Patrick heads into NASCAR homestretch with few options
DOVER, Del. — Danica Patrick was the darling of Daytona before she put on a helmet. Patrick ushered in the 2013 season accompanied by hype perhaps no other NASCAR rookie had ever faced: Her love life, Super Bowl ads and racy photo shoots were trendy themes that generated more enthusiasm than her actual career accomplishments.
She was projected as the new face of the sport — a face that corporate America adored — was flush with sponsor cash and was counted on as a role model for the next generation of little girls and casual fans who couldn’t flip through a magazine or turn the dial without seeing “Danica.” Then she raced, and became the first woman to win the pole at NASCAR’S top level, her Q-rating soaring higher than her race speeds and a career rebirth in stock cars seemingly under way. She led three times for a total of five laps, was running third behind Jimmie Johnson and Dale Earnhardt Jr. with one lap left and finished eighth. Patrick turned in the best finish by a woman in the Daytona 500.
It may turn out that her career peaked at Daytona.
Her 182-race NASCAR Cup career has never yielded anything close to the Danicamania that engulfed Daytona. She never had a top-five finish for Stewart-hass Racing. She never won another pole. She never had much success but, along with Earnhardt, was still one of NASCAR’S only true mainstream stars. But as results sank, so did interest in funding her ride. Sponsors bailed, cash dried up and at just 35, Patrick could be facing the final seven races of her NASCAR career.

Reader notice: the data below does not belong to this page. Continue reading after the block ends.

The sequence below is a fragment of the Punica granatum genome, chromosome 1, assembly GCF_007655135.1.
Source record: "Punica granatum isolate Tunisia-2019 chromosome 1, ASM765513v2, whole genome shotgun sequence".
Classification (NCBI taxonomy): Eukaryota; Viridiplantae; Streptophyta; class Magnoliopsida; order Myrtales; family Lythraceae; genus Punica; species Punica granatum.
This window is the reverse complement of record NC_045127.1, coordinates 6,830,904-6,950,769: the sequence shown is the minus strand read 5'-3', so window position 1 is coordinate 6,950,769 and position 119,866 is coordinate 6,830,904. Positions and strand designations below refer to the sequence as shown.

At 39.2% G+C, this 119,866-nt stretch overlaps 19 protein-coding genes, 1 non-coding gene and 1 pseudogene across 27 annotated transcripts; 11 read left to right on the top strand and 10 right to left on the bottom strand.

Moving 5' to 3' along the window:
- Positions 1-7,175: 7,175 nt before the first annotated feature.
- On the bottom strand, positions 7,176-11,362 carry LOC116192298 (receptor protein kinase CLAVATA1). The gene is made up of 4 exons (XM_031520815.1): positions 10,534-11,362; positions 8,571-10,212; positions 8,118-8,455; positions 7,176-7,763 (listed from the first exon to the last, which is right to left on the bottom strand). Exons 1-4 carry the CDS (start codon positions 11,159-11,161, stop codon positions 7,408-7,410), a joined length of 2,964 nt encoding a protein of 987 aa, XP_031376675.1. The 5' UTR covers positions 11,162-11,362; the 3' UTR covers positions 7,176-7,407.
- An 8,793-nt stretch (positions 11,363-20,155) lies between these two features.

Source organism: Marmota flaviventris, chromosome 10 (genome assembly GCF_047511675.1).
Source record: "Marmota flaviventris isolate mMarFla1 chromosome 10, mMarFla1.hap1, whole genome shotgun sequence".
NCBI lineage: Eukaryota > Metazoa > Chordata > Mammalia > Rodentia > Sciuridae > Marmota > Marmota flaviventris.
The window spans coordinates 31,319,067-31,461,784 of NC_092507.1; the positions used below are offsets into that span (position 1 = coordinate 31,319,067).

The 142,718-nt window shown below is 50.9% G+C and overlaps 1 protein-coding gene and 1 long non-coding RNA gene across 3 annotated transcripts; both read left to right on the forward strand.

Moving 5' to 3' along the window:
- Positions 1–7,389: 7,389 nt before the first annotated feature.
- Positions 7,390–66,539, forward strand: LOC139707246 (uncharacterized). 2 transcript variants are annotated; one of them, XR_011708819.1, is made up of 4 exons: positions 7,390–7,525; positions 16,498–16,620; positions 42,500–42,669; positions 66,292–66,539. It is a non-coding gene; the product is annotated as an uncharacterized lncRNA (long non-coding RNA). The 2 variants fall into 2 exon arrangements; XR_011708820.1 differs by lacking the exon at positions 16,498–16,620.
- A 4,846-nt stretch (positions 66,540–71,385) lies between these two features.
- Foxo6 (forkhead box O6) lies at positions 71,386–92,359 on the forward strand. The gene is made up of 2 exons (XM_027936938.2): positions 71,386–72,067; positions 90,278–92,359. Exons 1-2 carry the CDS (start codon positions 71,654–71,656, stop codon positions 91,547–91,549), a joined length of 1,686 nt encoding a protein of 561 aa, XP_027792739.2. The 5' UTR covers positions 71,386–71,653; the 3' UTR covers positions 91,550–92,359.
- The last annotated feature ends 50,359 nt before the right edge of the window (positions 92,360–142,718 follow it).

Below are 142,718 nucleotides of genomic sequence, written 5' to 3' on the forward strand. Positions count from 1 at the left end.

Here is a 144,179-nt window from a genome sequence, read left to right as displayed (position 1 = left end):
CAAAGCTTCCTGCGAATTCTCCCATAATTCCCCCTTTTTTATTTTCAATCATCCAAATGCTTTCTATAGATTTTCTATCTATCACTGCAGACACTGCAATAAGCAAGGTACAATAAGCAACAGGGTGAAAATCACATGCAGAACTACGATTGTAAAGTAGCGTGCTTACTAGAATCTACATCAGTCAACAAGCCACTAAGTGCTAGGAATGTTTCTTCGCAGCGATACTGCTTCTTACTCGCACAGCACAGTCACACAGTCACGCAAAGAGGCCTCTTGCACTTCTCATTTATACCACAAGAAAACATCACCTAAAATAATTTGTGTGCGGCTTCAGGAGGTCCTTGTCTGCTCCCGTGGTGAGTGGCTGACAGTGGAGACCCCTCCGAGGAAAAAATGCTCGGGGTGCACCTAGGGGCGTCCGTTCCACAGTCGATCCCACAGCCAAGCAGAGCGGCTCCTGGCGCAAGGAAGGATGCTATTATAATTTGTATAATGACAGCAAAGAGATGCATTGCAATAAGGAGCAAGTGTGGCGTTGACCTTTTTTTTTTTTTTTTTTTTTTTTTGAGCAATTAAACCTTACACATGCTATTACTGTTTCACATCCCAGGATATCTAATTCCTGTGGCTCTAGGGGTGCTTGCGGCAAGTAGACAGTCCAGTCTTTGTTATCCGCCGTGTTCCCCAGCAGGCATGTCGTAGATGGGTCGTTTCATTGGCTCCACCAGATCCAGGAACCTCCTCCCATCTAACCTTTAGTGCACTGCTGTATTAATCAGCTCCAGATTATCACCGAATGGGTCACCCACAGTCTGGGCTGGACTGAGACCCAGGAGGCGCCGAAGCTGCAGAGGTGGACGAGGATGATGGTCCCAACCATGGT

Patrick has, at least publicly, seemed at peace with this possibility and said there has been little interest from other teams in bringing her aboard next season.
“I’ve had some (discussions) but not a ton,” she said Friday. “I let the business people in my business handle that and have those conversations and figure out what options are out there and I continue to let them do that.”
Even if Patrick somehow found a last-minute primary sponsor, rides are scarce for 2018. Richard Childress Racing and Furniture Row Racing could maybe field a car for her, and she won’t sign with a team that can’t offer a competitive ride. While Earnhardt’s final season has come with fanfare, gifts, donations and a celebration of his career, Patrick’s last ride has AP PHOTO BY been anything but, and if she’s going out, it’s not by choice.
In this Aug. 5, file photo, Danica Patrick watches during practice for Sunday’s NASCAR Cup Series auto race in Watkins Glen, N.Y. Patrick gets ready for perhaps the final races of her NASCAR career. With no sponsorship and no ride, she is about out of options.